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Discussion Starter · #1 ·
I have KC hilites fog lights (2) and I have them connected using 16 gauge wire and 10amps fuse.

I had 7.5 amps fuse and it blew up after a little (2 minutes after I turned it on).

is the 10 amps fuse good for 16 gauge wire?
 

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True fog lights are usually 55 watts each so they total 110 watts which draws around 9 amps... but they draw more than that when they're cold when you first throw the switch so I'd go for a 15 amp fuse. I'd also up the wire gauge from 16 to 14 gauge to be safe... 16 is barely adequate for those amps.

If they're 100 watts as some fog lights are, the above numbers are correct but they should be controlled by a relay. You can buy prewired driving light wiring harnesses that include a relay and switch inexpensively from nearly any 4x4 shop.
 

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Well using the P=IV formula you have I = 200W/12V = 16.6 Amps. I bet it'll pop the 10 amp fuse too. I think my KC day lighters have a 20A fuse, but I'm not sure. According to this, 20A is a good rule of thumb for 16gauge wire Wire Capacity Chart I'd still be cautious with that thin of wire. Is there a reason you ran 16 gauge instead of 14 or 12?

Do not use that chart on this link for wire capacities. It is misinformation and you will melt your wiring/start a fire.

A good rule is as follows:

#10AWG = 30amps
#12AWG = 20amps
#14AWG = 15 amps
 

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Do not use that chart on this link for wire capacities. It is misinformation and you will melt your wiring/start a fire.

A good rule is as follows:

#10AWG = 30amps
#12AWG = 20amps
#14AWG = 15 amps
Good call. Wasn't sure where to find reliable numbers for braided wire capacities :wavey: which raises the question, why isn't OP using #10-12 wire? I tend to go over kill on my projects, but that's just me.
 

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Do not use that chart on this link for wire capacities. It is misinformation and you will melt your wiring/start a fire.

A good rule is as follows:

#10AWG = 30amps
#12AWG = 20amps
#14AWG = 15 amps
It's the same for house wiring. Amps are amps. Regards.
 

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If they are 100 watt lights, he won't have to worry about any of this by simply buying and installing a pre-wired driving light wiring harness. That makes it easy and provides the right gauge wiring, fuse, switch, and relay... ready to connect, they're made to be installable without any electrical knowledge needed.
 

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It's the same for house wiring. Amps are amps. Regards.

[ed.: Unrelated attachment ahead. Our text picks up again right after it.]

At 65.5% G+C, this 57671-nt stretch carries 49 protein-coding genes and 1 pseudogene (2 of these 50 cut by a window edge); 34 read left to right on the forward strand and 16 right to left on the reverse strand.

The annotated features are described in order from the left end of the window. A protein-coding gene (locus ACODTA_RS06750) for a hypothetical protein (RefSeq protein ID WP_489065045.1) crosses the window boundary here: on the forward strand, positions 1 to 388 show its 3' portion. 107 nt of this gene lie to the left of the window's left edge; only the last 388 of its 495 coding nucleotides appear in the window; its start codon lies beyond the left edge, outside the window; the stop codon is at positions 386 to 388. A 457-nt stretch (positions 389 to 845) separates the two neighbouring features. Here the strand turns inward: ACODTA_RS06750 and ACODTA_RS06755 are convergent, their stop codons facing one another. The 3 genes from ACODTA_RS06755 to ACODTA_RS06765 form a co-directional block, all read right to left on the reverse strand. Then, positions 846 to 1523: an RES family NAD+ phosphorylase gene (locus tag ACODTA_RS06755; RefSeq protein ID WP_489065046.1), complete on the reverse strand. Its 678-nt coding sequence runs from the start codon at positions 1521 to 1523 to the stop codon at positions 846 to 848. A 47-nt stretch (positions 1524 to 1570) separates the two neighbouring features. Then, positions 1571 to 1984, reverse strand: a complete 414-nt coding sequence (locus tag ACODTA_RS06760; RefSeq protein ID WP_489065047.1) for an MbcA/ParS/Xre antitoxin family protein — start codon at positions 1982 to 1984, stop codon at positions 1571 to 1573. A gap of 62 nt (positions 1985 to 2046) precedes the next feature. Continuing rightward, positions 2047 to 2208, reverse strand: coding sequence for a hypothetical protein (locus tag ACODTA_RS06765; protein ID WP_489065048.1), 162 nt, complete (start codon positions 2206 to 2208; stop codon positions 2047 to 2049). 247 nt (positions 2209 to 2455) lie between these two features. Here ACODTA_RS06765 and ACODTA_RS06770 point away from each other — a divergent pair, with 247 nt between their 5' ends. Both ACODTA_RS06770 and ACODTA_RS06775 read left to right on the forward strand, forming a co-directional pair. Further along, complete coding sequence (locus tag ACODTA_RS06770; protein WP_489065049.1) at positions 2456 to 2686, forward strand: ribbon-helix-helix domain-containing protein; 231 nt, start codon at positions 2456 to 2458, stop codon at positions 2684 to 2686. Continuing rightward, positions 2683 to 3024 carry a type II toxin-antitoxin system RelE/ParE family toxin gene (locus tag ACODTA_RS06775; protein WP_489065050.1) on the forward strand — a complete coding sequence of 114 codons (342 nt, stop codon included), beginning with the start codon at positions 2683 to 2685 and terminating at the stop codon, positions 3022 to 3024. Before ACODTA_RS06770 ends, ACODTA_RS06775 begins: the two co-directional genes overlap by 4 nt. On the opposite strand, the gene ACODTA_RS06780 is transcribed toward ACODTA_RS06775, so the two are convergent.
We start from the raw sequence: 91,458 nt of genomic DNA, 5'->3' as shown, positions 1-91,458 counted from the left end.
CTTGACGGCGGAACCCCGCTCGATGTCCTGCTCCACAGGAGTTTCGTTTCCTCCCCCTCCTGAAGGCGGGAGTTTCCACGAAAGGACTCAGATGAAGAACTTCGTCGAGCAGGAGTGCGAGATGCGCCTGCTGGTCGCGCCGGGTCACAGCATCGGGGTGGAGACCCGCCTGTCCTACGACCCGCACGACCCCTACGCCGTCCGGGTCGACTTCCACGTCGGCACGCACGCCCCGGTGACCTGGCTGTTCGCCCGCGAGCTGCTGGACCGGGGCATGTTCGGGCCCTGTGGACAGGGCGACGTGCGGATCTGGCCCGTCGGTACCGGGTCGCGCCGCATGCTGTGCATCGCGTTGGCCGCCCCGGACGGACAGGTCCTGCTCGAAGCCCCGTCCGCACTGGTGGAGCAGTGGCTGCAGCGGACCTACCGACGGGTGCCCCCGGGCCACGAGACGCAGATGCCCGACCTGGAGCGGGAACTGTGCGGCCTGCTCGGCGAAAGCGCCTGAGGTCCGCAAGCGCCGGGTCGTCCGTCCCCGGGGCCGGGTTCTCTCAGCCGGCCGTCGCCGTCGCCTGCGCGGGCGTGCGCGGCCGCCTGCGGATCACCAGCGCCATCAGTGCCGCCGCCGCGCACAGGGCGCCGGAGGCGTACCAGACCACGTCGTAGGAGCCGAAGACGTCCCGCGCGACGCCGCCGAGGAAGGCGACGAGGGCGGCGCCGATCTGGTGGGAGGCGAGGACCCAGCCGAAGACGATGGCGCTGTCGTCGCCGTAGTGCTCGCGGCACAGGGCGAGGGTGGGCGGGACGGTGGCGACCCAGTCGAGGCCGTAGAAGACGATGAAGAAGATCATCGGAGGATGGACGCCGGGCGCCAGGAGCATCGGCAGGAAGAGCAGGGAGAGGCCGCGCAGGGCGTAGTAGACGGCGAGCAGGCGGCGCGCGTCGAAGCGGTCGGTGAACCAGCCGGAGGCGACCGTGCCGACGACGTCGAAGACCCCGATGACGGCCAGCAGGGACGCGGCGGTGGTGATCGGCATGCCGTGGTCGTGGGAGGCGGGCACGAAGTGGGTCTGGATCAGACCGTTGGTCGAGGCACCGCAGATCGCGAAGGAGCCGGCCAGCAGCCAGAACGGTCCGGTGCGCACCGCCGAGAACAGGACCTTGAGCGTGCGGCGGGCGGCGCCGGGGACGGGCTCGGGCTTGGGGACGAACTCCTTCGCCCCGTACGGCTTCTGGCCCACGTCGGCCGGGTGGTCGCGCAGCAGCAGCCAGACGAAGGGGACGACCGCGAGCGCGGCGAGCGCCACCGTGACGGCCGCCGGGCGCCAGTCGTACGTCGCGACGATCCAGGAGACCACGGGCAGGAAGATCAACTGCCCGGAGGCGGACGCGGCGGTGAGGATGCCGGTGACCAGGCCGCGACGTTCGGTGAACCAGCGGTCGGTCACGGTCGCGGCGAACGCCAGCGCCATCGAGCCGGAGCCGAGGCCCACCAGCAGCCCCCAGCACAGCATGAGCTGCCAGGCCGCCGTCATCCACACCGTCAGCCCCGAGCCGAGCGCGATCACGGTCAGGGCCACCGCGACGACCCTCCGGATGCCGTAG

Exactly !!


If they are 100 watt lights, he won't have to worry about any of this by simply buying and installing a pre-wired driving light wiring harness. That makes it easy and provides the right gauge wiring, fuse, switch, and relay... ready to connect, they're made to be installable without any electrical knowledge needed.
Still have to be careful and do simple OHMS LAW calculations. Even some of the pre wired relay harnesses coming out of China are over-fused.
 

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It's the same for house wiring. Amps are amps. Regards.
Not exactly. Slightly smaller gauges are permissible in 12 volt DC automotive wiring due to the fact that the length of the run makes a significant difference. If in doubt, it is always better to err on the conservative side of course.
 

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Not exactly. Slightly smaller gauges are permissible in 12 volt DC automotive wiring due to the fact that the length of the run makes a significant difference. If in doubt, it is always better to err on the conservative side of course.
Not to mention solid core vs braided
 

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Since electron run along the surface of the conductor instead of through it, the stranded wire can carry more amps than solid core wire but in automotive applications, it is not significant enough to differentiate between gauges.

Amps are amps but that doesn't mean wire gauge requirements for 12VDC are the same as 110VAC. See the chart. Your 16 gauge wire is fine to be fused at 20 amps. Plenty for your lights.
 

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Since electron run along the surface of the conductor instead of through it,.
You're referring to the skin effect or surface effect which is not in effect with DC power as the OP's lights use. The skin effect is only something that happens with RF (AC), not DC at all, with the higher the frequency the greater the skin effect. Skin effect - Wikipedia, the free encyclopedia

This discussion is getting way too deep for the OP's question. :)
 

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Discussion Starter · #13 ·
I used 16 guage wire because thats all I had at the time and I just wanted to mount them.

I now have the 10 amps fuse and it didn't blow. Should I just keep this setup? I left them on for a while (5 minutes) and felt the wire and it wasn't hot.
 

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We can't offer definitive advice until you answer the above posted question of the wattage of the individual fog lights. 55 watts? 100 watts? LED?
 
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